A new draft National Planning Policy Framework (NPPF) unveiled by Prime Minister Theresa May yesterday urges local authorities in England to make provision for cycling and walking within their planning policies.
As Carlton Reid reports on BikeBiz, the media’s attention was grabbed by May calling on house-builders to prioritise constructing more homes rather than focusing on profits.
But the NPPF, which guides councils on planning-related matters relating to issues as diverse as housing, communications and the natural environment, could provide support for local authorities looking to promote active travel.
According to paragraph 105 of the draft document, “Planning policies should [inter alia] provide for high quality walking and cycling networks and supporting facilities such as cycle parking – drawing on Local Cycling and Walking Infrastructure Plans.”
Under paragraph 110, “applications for development should give priority first to pedestrian and cycle movements, both within the scheme and with neighbouring areas,” as well as ease of access to public transport links.
Another provision of the same paragraph is that such applications should “create places that are safe, secure and attractive – which minimise the scope for conflicts between pedestrians, cyclists and vehicles, avoid unnecessary street clutter, and respond to local character and design standards.”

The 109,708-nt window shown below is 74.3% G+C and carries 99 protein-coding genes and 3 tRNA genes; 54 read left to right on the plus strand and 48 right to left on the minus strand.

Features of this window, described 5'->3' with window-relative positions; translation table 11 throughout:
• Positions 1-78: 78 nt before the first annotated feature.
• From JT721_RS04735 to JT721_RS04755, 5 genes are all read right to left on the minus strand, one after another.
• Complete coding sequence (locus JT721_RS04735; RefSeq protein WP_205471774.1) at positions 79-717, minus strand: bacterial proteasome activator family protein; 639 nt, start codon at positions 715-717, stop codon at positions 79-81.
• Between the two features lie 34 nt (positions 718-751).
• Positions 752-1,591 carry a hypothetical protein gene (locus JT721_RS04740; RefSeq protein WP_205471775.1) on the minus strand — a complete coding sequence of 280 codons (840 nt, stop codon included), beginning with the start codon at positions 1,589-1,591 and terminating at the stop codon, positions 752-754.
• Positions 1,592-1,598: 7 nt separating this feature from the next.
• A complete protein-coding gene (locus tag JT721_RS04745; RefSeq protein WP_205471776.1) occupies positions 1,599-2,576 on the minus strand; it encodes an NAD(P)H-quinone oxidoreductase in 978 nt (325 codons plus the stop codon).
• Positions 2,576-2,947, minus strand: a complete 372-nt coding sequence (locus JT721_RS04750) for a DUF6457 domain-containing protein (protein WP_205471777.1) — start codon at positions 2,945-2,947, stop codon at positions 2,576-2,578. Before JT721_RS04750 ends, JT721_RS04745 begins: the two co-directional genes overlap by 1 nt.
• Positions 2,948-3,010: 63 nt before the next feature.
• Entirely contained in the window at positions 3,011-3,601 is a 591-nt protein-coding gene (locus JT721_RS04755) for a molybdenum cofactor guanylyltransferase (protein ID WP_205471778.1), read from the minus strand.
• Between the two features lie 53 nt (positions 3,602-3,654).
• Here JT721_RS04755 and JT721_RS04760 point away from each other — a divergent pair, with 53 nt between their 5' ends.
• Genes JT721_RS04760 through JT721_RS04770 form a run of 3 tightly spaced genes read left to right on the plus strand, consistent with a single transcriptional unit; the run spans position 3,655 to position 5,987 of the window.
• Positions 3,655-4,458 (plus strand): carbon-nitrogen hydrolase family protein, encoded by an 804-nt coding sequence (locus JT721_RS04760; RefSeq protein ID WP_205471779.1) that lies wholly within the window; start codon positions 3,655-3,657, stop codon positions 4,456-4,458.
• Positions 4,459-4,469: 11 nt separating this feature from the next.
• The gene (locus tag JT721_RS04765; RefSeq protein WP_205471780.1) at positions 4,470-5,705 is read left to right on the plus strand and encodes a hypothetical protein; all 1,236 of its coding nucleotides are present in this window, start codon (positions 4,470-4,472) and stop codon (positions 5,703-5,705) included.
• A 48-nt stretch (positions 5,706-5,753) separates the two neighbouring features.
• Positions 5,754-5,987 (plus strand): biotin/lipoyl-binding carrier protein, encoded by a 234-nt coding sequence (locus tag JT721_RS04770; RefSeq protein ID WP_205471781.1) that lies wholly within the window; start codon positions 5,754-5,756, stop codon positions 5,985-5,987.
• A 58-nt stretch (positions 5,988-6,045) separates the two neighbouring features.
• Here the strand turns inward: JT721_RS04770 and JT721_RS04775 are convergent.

As Reid, author of the books Roads Were Not Built For Cars and Bike Boom: The Unexpected Resurgence of Cycling, points out, the draft document, which is open for consultation until 10 May, is not entirely positive when it comes to active travel.
There is no longer any reference to ‘Garden City Principles’ designed to encourage the development of sustainable communities, while other provisions may be less stringent on issues such as health and compliance with the Climate Act 2008 than the previous version of the NPPF was.
The draft NPPF applies to England only, with responsibility for planning guidance in Scotland, Wales and Northern Ireland devolved to those countries’ own legislatures.
Born in Scotland, Simon moved to London aged seven and now lives in the Oxfordshire Cotswolds with his miniature schnauzer, Elodie. He fell in love with cycling one Saturday morning in 1994 while living in Italy when Milan-San Remo went past his front door. A daily cycle commuter in London back before riding to work started to boom, he's been news editor at road.cc since 2009. Handily for work, he speaks French and Italian. He doesn't get to ride his Colnago as often as he'd like, and freely admits he's much more adept at cooking than fettling with bikes.